President Trump’s new Cuba policy, announced by national security adviser John Bolton in Miami during a Bay of Pigs event, pleases Cuban-American allies like Congressman Mario Diaz-Balart. But is it sound?
In Coral Gables, National Security Advisor John Bolton criticized what he called ‘disastrous’ Obama-era policies as he discussed the Trump administration’s tighter restrictions on travel and remittances to Cuba.
The Trump administration will lift the suspension of a law that lets Cuban Americans sue for confiscated property as National Security Advisor John Bolton is set to talk in Miami on the Bay of Pigs invasion anniversary.
U.S. National Security Presidential Adviser John Bolton will travel to Miami to offer an April 17 speech on the actions that the U.S. is taking to address the situation in Venezuela, Cuba and Nicaragua, countries he calls the “troika of tyranny.”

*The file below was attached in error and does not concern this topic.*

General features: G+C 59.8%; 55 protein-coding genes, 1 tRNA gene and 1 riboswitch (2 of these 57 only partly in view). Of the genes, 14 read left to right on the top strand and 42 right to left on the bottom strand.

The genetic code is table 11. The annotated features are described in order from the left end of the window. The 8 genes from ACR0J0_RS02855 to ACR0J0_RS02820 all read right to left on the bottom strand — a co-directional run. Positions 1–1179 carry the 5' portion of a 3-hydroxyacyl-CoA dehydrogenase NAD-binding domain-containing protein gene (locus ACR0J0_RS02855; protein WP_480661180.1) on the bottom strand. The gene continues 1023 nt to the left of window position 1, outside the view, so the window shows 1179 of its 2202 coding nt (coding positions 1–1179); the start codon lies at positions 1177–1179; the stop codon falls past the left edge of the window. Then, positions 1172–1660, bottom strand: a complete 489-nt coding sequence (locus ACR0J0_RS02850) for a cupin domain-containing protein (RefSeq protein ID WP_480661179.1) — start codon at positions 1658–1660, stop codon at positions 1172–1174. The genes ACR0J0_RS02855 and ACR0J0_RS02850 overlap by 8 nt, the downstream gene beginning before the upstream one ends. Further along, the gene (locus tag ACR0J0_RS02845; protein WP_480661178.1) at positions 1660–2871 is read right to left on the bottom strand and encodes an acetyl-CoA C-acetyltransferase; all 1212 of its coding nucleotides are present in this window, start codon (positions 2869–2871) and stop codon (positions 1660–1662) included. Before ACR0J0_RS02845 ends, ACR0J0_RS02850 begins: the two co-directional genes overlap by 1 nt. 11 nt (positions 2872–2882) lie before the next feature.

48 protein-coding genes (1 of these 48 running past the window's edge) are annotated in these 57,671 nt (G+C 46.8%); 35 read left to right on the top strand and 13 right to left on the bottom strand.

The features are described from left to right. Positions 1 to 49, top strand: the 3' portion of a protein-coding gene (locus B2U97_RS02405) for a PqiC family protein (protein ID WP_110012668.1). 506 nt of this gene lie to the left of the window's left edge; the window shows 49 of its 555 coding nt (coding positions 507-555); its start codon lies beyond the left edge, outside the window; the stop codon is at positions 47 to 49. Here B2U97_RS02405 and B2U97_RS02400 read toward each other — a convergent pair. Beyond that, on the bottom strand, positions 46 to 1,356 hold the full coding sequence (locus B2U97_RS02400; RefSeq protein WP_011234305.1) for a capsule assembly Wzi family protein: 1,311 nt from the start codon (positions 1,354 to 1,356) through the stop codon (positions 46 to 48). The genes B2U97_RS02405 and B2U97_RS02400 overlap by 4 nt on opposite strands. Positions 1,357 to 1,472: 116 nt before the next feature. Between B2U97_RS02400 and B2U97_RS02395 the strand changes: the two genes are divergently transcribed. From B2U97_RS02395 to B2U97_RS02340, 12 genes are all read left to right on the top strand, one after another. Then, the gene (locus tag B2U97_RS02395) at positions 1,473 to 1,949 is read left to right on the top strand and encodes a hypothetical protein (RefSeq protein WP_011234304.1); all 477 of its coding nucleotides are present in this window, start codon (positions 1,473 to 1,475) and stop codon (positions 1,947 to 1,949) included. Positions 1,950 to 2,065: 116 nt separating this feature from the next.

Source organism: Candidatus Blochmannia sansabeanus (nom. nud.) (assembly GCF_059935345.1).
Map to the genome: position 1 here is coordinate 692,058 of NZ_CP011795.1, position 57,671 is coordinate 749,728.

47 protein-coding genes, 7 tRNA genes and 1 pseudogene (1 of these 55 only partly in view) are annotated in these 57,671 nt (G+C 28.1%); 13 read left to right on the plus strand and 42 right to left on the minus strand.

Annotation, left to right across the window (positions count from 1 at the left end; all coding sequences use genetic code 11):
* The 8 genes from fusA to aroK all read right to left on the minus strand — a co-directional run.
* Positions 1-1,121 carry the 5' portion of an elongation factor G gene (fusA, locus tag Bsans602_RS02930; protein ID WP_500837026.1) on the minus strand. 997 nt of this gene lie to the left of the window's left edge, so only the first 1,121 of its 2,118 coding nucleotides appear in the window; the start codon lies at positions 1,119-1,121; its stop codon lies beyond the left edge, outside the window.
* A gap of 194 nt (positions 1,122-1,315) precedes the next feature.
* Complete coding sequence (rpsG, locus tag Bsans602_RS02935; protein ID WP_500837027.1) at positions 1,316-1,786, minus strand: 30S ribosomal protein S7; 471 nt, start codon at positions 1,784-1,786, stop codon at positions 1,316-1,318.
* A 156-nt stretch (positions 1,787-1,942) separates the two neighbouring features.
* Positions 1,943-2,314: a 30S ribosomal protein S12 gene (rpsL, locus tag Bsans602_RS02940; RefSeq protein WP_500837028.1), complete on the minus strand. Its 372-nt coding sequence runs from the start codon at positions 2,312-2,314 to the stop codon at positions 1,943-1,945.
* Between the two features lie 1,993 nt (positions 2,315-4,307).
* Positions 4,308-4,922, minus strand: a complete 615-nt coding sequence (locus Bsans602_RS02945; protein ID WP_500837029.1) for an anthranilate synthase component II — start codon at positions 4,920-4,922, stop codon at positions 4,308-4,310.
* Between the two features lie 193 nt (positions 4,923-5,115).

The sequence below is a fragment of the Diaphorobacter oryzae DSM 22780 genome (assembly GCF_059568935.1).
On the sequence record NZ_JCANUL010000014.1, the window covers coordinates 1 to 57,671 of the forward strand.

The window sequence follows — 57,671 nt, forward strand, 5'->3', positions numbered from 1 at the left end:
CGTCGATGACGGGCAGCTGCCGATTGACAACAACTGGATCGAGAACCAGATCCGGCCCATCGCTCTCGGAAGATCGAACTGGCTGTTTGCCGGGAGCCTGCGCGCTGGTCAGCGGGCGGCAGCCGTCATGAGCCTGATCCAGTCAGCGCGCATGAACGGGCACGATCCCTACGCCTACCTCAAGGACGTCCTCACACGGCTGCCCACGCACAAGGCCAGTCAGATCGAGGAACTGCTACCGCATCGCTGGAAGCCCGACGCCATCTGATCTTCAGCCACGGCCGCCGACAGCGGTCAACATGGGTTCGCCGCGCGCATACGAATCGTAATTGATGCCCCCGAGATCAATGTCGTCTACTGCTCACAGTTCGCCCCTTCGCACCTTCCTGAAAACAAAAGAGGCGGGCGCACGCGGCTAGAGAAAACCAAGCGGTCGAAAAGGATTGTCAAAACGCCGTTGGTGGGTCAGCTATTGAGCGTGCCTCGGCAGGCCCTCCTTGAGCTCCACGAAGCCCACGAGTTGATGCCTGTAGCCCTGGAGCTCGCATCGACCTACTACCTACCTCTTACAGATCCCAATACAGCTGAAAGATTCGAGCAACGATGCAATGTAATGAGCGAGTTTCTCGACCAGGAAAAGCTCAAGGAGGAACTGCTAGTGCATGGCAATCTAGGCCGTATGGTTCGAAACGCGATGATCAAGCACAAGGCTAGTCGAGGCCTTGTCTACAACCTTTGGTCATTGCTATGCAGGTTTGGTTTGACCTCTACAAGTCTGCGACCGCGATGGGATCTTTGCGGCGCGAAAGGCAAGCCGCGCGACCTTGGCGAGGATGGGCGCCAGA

More than 400 people protested against the abuse of animals in Havana, Cuba, on April 7, in what was a rare, and possibly unprecedented, independent protest in the country. They marched with their pets through Havana’s El Vedado neighborhood.
The Treasury Department announced sanctions against two shipping companies and one vessel for transporting oil between Venezuela and Cuba, as the United States has declared that Venezuela’s oil resources belong to Juan Guaido.
The U.S. Coast Guard stopped a boat carrying 10 men from Cuba on their way to the United States. A patrol boat crew intercepted the craft off Matecumbe Key near Islamorada. The men were returned to Cuba on a cutter.
Florencia Kirchner, daughter of former Argentine president and senator Cristina Fernández, is in Cimeq Hospital in Cuba, a country where there is no extradition treaty. In Argentina, she is accused of alleged money laundering and illicit association.
If Venezuela’s National Assembly and interim president Juan Guaidó manage to stop oil deliveries to Cuba, the island nation would have to buy 80,000 barrels a day at a current market price of $65 a barrel.